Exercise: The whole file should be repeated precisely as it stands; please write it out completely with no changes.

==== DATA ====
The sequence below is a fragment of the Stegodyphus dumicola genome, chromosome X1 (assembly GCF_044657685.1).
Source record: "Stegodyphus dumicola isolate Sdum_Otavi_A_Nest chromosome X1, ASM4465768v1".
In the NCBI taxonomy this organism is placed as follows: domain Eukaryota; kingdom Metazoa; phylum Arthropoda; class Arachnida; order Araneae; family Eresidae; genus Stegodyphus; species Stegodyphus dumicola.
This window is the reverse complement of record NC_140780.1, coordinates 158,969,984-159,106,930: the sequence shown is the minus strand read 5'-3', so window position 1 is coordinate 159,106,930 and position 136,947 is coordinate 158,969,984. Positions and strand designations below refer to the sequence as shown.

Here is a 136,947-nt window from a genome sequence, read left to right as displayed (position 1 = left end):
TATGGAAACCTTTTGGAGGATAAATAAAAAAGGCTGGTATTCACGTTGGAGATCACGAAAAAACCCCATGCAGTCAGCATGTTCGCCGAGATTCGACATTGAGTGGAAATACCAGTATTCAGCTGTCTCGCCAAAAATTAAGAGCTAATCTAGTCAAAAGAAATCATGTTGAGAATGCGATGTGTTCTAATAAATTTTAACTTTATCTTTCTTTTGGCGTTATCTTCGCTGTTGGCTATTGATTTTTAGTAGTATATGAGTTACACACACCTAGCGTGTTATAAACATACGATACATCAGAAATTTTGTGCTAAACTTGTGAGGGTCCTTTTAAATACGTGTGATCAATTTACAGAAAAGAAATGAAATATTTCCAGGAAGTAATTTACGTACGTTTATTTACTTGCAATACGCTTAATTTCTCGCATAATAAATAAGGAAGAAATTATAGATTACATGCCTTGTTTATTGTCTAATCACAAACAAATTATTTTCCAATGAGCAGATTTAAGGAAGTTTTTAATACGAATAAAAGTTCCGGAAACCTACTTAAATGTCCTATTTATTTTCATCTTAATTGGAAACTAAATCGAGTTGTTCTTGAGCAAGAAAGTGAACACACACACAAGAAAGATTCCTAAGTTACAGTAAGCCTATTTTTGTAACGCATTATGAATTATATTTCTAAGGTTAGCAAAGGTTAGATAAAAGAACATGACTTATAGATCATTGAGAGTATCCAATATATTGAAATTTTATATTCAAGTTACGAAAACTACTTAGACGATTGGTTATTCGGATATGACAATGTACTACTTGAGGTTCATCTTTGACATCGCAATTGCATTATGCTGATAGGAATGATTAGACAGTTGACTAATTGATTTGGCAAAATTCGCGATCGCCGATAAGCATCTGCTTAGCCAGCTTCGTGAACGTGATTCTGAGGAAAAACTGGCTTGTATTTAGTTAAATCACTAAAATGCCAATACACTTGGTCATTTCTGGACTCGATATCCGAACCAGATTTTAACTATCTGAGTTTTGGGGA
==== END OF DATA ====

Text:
The sequence below is a fragment of the Stegodyphus dumicola genome, chromosome X1 (assembly GCF_044657685.1).
Source record: "Stegodyphus dumicola isolate Sdum_Otavi_A_Nest chromosome X1, ASM4465768v1".
In the NCBI taxonomy this organism is placed as follows: domain Eukaryota; kingdom Metazoa; phylum Arthropoda; class Arachnida; order Araneae; family Eresidae; genus Stegodyphus; species Stegodyphus dumicola.
This window is the reverse complement of record NC_140780.1, coordinates 158,969,984-159,106,930: the sequence shown is the minus strand read 5'-3', so window position 1 is coordinate 159,106,930 and position 136,947 is coordinate 158,969,984. Positions and strand designations below refer to the sequence as shown.

Here is a 136,947-nt window from a genome sequence, read left to right as displayed (position 1 = left end):
TATGGAAACCTTTTGGAGGATAAATAAAAAAGGCTGGTATTCACGTTGGAGATCACGAAAAAACCCCATGCAGTCAGCATGTTCGCCGAGATTCGACATTGAGTGGAAATACCAGTATTCAGCTGTCTCGCCAAAAATTAAGAGCTAATCTAGTCAAAAGAAATCATGTTGAGAATGCGATGTGTTCTAATAAATTTTAACTTTATCTTTCTTTTGGCGTTATCTTCGCTGTTGGCTATTGATTTTTAGTAGTATATGAGTTACACACACCTAGCGTGTTATAAACATACGATACATCAGAAATTTTGTGCTAAACTTGTGAGGGTCCTTTTAAATACGTGTGATCAATTTACAGAAAAGAAATGAAATATTTCCAGGAAGTAATTTACGTACGTTTATTTACTTGCAATACGCTTAATTTCTCGCATAATAAATAAGGAAGAAATTATAGATTACATGCCTTGTTTATTGTCTAATCACAAACAAATTATTTTCCAATGAGCAGATTTAAGGAAGTTTTTAATACGAATAAAAGTTCCGGAAACCTACTTAAATGTCCTATTTATTTTCATCTTAATTGGAAACTAAATCGAGTTGTTCTTGAGCAAGAAAGTGAACACACACACAAGAAAGATTCCTAAGTTACAGTAAGCCTATTTTTGTAACGCATTATGAATTATATTTCTAAGGTTAGCAAAGGTTAGATAAAAGAACATGACTTATAGATCATTGAGAGTATCCAATATATTGAAATTTTATATTCAAGTTACGAAAACTACTTAGACGATTGGTTATTCGGATATGACAATGTACTACTTGAGGTTCATCTTTGACATCGCAATTGCATTATGCTGATAGGAATGATTAGACAGTTGACTAATTGATTTGGCAAAATTCGCGATCGCCGATAAGCATCTGCTTAGCCAGCTTCGTGAACGTGATTCTGAGGAAAAACTGGCTTGTATTTAGTTAAATCACTAAAATGCCAATACACTTGGTCATTTCTGGACTCGATATCCGAACCAGATTTTAACTATCTGAGTTTTGGGGA